CJ has also struck a deal with the second-biggest shareholder of Cau Tre, Satra. In September 2016, a Memorandum of Understanding (MoU) was signed between the two parties in Seoul during a diplomatic visit by a Ho Chi Minh City government delegation.

As reported by Vietnam Economic Times, under the agreement, CJ CheilJedang, CJ’s food subsidiary, will work with Satra to develop new products based on a combination of their existing product lineup. On the same day, CJ Freshway, CJ’s food and food service distributor, also inked an agreement to become Satra’s exclusive distributor of South Korean fruit.

Last November, the company launched the CJ Feed Ingredient Vietnam factory in the southern province of Ba Ria-Vung Tau, adding to its portfolio of plants in Long An, Dong Nai, Vinh Long, and Hung Yen.

All in all, CJ’s investment approach in Vietnam has been comprehensive, focusing not only on production, but also distribution.

One crucial setback

CJ’s expansionary ambition was only checked by a highly-publicised failure in the race to acquire VISSAN Joint Stock Company (Vissan) earlier last year.

In March 2016, Vissan held the auction for a 14 per cent stake reserved for a strategic investor. International Agriculture Nutrition JSC (ANCO), a subsidiary of Masan, ended up the winner, after buying the whole offering at the price of VND126,000 ($5.6) a share. The price was a little bit higher than the CJ’s offer of VND120,600 ($5.32) a share. After the sale, Masan and its subsidiaries hold 24 per cent, while CJ holds 4 per cent.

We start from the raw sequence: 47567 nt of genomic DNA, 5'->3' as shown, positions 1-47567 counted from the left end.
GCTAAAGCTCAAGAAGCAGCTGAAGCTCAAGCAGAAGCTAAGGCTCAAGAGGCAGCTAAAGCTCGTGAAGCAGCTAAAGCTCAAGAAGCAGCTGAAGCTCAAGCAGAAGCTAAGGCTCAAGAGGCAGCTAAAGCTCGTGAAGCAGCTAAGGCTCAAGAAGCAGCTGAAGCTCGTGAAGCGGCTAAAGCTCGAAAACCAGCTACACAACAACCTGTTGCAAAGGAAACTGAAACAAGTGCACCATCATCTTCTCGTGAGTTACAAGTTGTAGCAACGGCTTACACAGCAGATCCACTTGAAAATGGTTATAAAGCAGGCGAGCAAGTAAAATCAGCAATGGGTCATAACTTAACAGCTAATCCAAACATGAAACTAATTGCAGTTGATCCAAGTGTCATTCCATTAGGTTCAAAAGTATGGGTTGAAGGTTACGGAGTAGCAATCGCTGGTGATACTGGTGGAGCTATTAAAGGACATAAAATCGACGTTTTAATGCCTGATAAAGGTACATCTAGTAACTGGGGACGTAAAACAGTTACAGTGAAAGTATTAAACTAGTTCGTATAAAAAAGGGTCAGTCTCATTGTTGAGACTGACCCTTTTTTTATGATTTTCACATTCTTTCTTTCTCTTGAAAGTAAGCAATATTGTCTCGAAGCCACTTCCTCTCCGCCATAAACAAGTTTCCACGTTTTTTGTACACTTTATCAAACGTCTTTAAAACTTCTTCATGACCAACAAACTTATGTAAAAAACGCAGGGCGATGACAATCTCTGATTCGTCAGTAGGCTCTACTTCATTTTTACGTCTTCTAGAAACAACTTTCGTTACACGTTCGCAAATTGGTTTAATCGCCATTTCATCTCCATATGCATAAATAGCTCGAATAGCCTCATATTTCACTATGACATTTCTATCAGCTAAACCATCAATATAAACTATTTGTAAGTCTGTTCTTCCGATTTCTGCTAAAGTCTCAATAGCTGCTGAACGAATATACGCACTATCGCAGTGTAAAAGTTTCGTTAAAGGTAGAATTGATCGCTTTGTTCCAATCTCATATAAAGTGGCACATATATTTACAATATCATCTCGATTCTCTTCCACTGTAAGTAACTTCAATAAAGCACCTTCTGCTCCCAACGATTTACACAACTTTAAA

Similar to CJ, Vissan (freshly acquired by ANCO) is also completing its supply chain. At its April 5 shareholders’ meeting, Vissan’s management said that as the company is building a complete feed-farm-food value chain, the strategic investor ANCO is going to provide feed, one of the three pieces of the puzzle that Vissan is lacking. The company expects a revenue of VND4.54 trillion ($200 million) in 2017, up 23 per cent, and pre-tax profit of VND156 billion ($6.9 million), up 5 per cent on-year.

Being unable to acquire Vissan was a disappointment to CJ, because Vissan reportedly holds 65 per cent of the market for sausages, 75 per cent for Chinese sausage, 40 per cent for frozen food products, 30 per cent for Vietnamese ham, and 20 per cent for canned food. The company’s products are distributed at 130,000 sales venues all over the country.

As reported by newswire dantri.vn, after two decades in Vietnam, CJ has reached a revenue of VND17 trillion ($750 million) in 2016, up 30 per cent on-year, and an operating profit of VND834 billion ($36.8 million). The food operation has had the highest growth of 86 per cent between 2011 to 2015.

Market research firm StoxPlus estimates that the Vietnamese processed food market is valued at about $4 billion, of which processed meat and seafood accounts for 45.1 per cent. As cited by cafef.vn, market research firm Euromonitor estimated the processed meat and seafood market to have been growing for the past five years. Last year, the growth rate was 6 per cent in value and 5 per cent in volume.

It remains to see how the battle for dominance is going to play out in this highly potential market.

By By Ha Duy